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SEED collective blooms in downtown Winston-Salem

by Alex Ashe

alexa@yesweekly.com

Winston-Salem art collective SEED hosted a reception on May 23 celebrating the opening of its new exhibit, on display on the first floor of the Community Arts Café. SEED Sprouts, which runs through June, serves as the introduction of the collective’s newest artists: Cindy Taplin, Ian Bredice and Ed Young.

“I thought they’d be great additions to the group,” said Millicent Greason, who co-founded SEED with ten other artists in 1998.

The group initially operated out of a former seed warehouse — hence its name. SEED no longer has its own space, though, so the collective constantly collaborates with other galleries and establishments to hold its shows.

The exhibit at the Community Arts Café is scattered throughout the building’s basement floor. Most of the pieces adorn the walls of the circular concourse, which leads into a large dining room and small bar area that collectively feature roughly another dozen pieces.

SEED Sprouts features a wide variety of styles and subjects, including Young’s uncompromising abstract paintings, Greason’s 3-D mixed-media pieces, Dave Urena’s panoramic photo collages and Laurie Russell’s acrylic dog portraits. The three new members each carry unique, recognizable styles, adding to the already diverse array of work of SEED’s other eight members.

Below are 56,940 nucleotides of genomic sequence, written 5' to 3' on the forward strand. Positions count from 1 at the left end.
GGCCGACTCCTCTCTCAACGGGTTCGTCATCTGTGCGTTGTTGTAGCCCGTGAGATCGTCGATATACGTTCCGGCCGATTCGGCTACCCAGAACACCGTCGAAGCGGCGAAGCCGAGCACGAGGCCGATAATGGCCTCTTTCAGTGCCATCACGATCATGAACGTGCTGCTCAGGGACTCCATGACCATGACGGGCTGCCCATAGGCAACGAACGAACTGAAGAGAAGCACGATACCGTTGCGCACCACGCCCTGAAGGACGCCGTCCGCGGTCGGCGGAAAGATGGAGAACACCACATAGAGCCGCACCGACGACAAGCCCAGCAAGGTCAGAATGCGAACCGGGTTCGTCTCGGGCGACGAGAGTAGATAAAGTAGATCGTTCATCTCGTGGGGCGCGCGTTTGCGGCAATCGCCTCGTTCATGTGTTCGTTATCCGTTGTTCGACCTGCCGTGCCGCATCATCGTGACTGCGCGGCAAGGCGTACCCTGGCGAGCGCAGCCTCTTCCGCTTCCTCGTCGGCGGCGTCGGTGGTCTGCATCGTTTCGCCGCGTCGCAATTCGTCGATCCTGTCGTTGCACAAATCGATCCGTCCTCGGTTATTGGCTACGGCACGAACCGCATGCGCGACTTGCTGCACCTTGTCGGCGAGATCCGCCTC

Bredice’s cartoonish acrylic paintings are influenced by his interest in pop art and the Atomic-age 1950s. They are colorful, vivacious pieces, made even more impressive by the fact that painting isn’t his original medium. The Michigan native began his artistic career sculpting, even attending fine arts school to study the medium. But its pricey nature made him reconsider his craft.

“Bronze has gotten a little more expensive these days,” Bredice said.

Bredice and Youngs involvement with SEED stem from their jobs at Trader Joe’s, where they work alongside Greason.

Although SEED has sporadically displayed his work over the past two years, Bredice believes being a regular member of the collective will improve his work in his new medium.

“It gives me a good excuse to start painting more,” Bredice said. Taplin mainly paints landscapes or settings. One of her paintings, “Forgotten But Not Gone,” depicts a street view of an abandoned business. Taplin’s use of shadows give the piece elements of realism and perspective, as the building really pops off of the canvas, nearly appearing to be 3-D. The building’s pitch-black interior, along with the painting’s straightforward composition, give it an ominous feeling.

In conjunction with the exhibit’s opening, SEED has begun “planting” art in random spots throughout downtown Winston- Salem. On its website, the collective posts photographic hints to the locations of the hidden items. Those who discover a piece of art can keep it and are encouraged to post their findings onto SEED’s Facebook page.

There’s truly something for everyone at the SEED Sprouts exhibit. The variety and quality of the artwork make for quite an impressive collection, one that Community Arts Cafe Co-Manager Cathy Tedder is delighted to host.

“It’s an eclectic fusion of art and a must-see for all art lovers,” Tedder said.

WANNA go?

SEED Sprouts; Community Arts Café; 411 W 4th St, Winston-Salem; 336.287.6301; seedartcollective.wordpress.com; Exhibit runs through June;

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